Tuesday, April 15, 2014

Which is more difficult, left field or right field?

The Twins have taken, in the absence of expected regular outfielders Oswaldo Arcia and Josh Willingham, to playing Jason Kubel in left field and Chris Colabello in right.

Neither is a Gold Glove candidate, but Kubel at least has the advantage of being an experienced outfielder. Colabello is a transplanted first baseman who's only purpose to being in the outfield is to fit another bat in the lineup.

The rule of thumb — which has plenty of exceptions — goes like this:

  • If you can run and throw, you're a center fielder.
  • If you can run but not throw, you're a left fielder.
  • If you can throw but not run, you're a right fielder.
  • If you can't do either, you're a first baseman.

Colabello is the latter. Kubel is number three. He throws well, but he lost whatever speed was in his tool kit about a decade ago when he wrecked his knee.

Left and right fields, at least at Target Field, pose unique challenges.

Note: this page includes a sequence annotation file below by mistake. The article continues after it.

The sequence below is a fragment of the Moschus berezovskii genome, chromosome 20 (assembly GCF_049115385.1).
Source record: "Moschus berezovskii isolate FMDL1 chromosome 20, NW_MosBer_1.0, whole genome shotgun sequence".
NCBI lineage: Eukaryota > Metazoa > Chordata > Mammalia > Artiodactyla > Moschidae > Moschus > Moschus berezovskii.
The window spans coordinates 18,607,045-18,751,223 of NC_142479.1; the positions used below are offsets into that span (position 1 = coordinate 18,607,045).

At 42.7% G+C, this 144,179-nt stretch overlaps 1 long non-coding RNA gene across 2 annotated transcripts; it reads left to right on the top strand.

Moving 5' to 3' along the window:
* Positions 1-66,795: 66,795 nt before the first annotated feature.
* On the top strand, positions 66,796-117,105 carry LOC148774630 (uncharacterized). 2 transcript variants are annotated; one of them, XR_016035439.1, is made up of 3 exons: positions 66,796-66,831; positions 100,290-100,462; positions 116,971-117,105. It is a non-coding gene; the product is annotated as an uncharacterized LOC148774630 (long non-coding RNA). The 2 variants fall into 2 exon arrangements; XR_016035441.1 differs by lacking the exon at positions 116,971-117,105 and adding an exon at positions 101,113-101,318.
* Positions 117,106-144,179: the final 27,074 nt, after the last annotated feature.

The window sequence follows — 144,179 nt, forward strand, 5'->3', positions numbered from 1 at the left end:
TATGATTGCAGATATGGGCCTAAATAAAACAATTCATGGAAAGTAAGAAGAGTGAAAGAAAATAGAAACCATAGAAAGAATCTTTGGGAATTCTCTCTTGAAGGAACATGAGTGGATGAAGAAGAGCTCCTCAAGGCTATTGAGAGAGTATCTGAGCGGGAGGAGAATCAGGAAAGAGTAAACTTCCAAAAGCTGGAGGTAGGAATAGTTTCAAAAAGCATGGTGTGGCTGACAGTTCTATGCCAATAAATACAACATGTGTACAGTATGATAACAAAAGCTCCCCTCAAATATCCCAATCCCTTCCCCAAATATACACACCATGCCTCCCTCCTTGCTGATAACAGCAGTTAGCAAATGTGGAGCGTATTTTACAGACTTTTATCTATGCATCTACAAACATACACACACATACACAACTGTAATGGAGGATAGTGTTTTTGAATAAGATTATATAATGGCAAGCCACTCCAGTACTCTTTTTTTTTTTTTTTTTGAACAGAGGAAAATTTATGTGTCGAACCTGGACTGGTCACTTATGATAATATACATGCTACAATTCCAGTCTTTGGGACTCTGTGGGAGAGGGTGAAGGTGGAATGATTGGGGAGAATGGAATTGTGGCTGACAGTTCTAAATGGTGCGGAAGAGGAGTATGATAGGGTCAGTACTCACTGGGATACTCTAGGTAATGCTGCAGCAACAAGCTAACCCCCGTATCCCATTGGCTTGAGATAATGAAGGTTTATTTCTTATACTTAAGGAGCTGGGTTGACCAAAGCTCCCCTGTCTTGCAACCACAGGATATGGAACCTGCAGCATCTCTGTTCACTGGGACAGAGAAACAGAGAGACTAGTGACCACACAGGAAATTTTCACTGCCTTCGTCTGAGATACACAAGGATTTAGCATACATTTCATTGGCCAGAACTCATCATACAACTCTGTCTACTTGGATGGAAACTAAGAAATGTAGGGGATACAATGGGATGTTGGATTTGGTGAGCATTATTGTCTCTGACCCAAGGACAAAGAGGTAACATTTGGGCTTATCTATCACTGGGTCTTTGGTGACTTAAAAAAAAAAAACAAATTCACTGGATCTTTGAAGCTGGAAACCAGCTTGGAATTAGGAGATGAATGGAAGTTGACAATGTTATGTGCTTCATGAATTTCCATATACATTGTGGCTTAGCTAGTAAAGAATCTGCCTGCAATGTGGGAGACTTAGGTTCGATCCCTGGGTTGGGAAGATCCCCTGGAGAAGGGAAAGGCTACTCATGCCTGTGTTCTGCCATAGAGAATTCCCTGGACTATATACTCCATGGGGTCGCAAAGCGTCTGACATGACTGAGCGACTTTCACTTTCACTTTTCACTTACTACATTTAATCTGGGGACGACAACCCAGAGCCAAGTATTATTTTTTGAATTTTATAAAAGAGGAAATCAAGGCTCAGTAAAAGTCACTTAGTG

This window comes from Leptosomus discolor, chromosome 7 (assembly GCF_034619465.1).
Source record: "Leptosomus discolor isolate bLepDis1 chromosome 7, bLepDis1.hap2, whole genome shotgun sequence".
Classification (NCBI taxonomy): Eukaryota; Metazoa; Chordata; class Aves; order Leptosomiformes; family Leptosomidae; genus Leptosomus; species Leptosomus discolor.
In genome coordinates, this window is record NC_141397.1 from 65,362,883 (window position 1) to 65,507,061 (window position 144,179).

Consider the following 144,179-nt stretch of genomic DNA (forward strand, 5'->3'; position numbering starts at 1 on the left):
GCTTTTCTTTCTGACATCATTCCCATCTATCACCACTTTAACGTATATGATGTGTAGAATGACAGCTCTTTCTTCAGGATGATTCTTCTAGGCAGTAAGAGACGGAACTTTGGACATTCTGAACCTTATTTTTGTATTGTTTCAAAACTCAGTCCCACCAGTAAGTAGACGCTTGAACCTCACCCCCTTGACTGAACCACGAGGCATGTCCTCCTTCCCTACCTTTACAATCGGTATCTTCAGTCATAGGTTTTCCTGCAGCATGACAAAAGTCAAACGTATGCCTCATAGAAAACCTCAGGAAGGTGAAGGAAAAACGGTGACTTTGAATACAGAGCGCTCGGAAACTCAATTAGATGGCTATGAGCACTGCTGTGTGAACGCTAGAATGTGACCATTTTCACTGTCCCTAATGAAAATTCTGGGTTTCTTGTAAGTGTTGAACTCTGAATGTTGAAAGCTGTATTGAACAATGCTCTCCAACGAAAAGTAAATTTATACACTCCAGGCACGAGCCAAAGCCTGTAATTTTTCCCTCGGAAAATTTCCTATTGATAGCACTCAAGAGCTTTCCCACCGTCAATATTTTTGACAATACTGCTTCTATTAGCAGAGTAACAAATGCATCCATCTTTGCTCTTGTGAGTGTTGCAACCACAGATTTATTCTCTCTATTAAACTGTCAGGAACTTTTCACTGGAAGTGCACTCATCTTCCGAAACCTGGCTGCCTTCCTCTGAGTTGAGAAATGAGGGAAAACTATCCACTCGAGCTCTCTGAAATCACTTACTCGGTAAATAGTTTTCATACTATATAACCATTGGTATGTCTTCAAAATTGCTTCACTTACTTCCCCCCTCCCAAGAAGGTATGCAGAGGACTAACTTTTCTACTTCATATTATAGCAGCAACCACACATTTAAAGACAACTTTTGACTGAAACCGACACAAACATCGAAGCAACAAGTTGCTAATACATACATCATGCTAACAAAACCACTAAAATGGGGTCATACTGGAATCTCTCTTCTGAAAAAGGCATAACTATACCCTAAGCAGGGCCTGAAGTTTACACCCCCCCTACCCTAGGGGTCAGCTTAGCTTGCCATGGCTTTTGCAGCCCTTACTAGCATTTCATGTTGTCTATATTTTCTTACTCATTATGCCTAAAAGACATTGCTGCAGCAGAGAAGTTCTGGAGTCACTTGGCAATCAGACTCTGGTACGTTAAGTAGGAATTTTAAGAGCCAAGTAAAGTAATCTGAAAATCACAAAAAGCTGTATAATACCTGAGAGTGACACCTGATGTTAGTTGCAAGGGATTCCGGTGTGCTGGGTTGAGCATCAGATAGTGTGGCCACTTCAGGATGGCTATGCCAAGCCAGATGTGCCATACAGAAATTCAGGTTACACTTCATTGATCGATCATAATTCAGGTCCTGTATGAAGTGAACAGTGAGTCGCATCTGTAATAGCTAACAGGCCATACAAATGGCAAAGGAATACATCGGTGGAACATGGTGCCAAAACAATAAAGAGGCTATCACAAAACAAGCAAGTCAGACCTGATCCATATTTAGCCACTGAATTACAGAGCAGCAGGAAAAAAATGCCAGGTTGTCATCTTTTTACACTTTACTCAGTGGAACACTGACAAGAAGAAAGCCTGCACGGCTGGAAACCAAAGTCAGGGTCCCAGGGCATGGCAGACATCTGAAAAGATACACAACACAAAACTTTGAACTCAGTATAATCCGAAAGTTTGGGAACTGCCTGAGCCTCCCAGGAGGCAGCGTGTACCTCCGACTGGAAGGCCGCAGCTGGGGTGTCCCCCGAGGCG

The right field wall is not only tall, it has three or four different surfaces that play differently. The right fielder's challenge is to accurately judge the carom and avoid yielding unnecessary bases.

Left field is the sun field. The April home schedule has been packed with afternoon games, and on the sunny days the ball is easily lost.

Ron Gardenhire is playing Kubel in left, Colabello in right. Since Kubel is the better defensive outfielder of the two, that implies that Gardenhire sees left as the greater challenge, at least in Target Field.

But on Sunday, when he subbed in Chris Herrmann and Darin Mastroianni to tighten the outfield defense, he put Mastroianni (the better defensive outfielder) in right and Herrmann in left.

Contradictory? Not necessarily. Perhaps the thinking was that the sun wasn't a factor on an overcast day.